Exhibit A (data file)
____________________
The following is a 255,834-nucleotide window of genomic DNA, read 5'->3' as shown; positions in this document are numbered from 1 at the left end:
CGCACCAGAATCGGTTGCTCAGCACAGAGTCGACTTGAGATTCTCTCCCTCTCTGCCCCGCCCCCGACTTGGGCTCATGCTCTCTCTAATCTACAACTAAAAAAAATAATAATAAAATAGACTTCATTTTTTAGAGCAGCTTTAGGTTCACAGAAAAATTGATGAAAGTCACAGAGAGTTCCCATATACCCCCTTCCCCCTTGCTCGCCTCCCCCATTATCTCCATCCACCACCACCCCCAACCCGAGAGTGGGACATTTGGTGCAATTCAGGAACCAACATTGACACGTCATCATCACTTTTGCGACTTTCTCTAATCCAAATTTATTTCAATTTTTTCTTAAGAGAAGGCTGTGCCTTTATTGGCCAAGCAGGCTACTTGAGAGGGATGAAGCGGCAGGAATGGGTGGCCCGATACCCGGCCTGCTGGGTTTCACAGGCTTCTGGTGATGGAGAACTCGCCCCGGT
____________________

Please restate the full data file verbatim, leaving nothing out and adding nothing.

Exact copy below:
The following is a 255,834-nucleotide window of genomic DNA, read 5'->3' as shown; positions in this document are numbered from 1 at the left end:
CGCACCAGAATCGGTTGCTCAGCACAGAGTCGACTTGAGATTCTCTCCCTCTCTGCCCCGCCCCCGACTTGGGCTCATGCTCTCTCTAATCTACAACTAAAAAAAATAATAATAAAATAGACTTCATTTTTTAGAGCAGCTTTAGGTTCACAGAAAAATTGATGAAAGTCACAGAGAGTTCCCATATACCCCCTTCCCCCTTGCTCGCCTCCCCCATTATCTCCATCCACCACCACCCCCAACCCGAGAGTGGGACATTTGGTGCAATTCAGGAACCAACATTGACACGTCATCATCACTTTTGCGACTTTCTCTAATCCAAATTTATTTCAATTTTTTCTTAAGAGAAGGCTGTGCCTTTATTGGCCAAGCAGGCTACTTGAGAGGGATGAAGCGGCAGGAATGGGTGGCCCGATACCCGGCCTGCTGGGTTTCACAGGCTTCTGGTGATGGAGAACTCGCCCCGGT